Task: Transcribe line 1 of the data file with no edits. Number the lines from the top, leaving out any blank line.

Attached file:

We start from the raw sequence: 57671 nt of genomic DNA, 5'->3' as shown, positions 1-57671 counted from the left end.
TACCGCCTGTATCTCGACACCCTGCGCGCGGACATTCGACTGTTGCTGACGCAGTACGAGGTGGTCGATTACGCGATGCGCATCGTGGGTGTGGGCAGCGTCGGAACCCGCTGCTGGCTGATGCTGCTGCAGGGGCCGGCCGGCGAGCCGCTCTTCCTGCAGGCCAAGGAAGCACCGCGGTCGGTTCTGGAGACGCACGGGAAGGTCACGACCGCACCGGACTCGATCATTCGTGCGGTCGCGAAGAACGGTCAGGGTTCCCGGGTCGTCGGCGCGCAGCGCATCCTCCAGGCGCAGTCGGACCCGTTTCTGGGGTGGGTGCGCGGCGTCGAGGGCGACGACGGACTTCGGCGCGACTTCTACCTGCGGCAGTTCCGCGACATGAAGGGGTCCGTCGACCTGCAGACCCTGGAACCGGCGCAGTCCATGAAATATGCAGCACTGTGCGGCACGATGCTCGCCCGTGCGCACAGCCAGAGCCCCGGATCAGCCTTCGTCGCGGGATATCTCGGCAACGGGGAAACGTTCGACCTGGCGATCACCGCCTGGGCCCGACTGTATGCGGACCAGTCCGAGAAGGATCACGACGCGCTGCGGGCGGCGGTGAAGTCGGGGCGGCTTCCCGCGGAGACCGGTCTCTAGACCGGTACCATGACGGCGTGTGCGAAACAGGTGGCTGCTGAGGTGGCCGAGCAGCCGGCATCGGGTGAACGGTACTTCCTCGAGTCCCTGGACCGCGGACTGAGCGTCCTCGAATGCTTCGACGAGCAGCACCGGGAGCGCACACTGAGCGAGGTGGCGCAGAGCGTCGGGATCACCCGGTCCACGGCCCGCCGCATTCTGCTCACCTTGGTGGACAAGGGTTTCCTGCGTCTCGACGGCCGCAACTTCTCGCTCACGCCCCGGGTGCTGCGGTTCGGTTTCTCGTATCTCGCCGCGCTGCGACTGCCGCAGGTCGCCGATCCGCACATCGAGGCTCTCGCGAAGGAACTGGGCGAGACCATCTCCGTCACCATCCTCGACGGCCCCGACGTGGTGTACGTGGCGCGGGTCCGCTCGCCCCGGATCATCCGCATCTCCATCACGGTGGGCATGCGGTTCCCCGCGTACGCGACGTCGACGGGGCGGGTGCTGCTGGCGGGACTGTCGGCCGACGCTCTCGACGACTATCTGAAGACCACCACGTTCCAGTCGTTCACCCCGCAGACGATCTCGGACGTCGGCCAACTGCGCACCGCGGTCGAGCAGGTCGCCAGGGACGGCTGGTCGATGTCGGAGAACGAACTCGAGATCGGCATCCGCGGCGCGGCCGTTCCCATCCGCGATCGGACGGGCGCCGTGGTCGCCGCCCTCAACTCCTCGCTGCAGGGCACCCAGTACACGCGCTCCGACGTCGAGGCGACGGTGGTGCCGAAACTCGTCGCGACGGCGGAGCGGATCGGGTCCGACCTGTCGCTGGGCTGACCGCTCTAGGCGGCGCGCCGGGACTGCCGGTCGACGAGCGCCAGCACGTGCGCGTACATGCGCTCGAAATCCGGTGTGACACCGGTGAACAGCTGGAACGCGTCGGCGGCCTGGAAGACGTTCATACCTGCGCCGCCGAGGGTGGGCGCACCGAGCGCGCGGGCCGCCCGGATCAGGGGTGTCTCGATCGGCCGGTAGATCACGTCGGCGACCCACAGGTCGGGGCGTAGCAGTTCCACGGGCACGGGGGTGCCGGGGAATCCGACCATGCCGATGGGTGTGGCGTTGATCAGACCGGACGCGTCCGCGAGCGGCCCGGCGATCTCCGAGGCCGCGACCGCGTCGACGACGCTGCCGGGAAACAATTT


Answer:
We start from the raw sequence: 57671 nt of genomic DNA, 5'->3' as shown, positions 1-57671 counted from the left end.